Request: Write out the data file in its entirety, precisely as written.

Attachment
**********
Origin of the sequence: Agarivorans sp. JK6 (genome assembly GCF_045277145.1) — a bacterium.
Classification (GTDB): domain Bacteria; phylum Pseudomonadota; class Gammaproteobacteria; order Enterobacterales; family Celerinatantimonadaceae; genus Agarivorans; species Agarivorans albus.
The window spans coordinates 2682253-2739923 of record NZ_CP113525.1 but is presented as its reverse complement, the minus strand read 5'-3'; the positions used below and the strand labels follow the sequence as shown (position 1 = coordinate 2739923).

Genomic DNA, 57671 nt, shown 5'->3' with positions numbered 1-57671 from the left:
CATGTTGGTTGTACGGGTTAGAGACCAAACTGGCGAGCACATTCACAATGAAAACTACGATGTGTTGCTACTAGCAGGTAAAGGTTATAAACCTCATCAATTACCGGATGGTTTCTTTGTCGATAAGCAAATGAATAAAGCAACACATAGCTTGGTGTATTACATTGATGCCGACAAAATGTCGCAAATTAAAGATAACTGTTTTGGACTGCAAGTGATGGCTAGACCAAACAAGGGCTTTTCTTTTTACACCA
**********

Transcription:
Origin of the sequence: Agarivorans sp. JK6 (genome assembly GCF_045277145.1) — a bacterium.
Classification (GTDB): domain Bacteria; phylum Pseudomonadota; class Gammaproteobacteria; order Enterobacterales; family Celerinatantimonadaceae; genus Agarivorans; species Agarivorans albus.
The window spans coordinates 2682253-2739923 of record NZ_CP113525.1 but is presented as its reverse complement, the minus strand read 5'-3'; the positions used below and the strand labels follow the sequence as shown (position 1 = coordinate 2739923).

Genomic DNA, 57671 nt, shown 5'->3' with positions numbered 1-57671 from the left:
CATGTTGGTTGTACGGGTTAGAGACCAAACTGGCGAGCACATTCACAATGAAAACTACGATGTGTTGCTACTAGCAGGTAAAGGTTATAAACCTCATCAATTACCGGATGGTTTCTTTGTCGATAAGCAAATGAATAAAGCAACACATAGCTTGGTGTATTACATTGATGCCGACAAAATGTCGCAAATTAAAGATAACTGTTTTGGACTGCAAGTGATGGCTAGACCAAACAAGGGCTTTTCTTTTTACACCA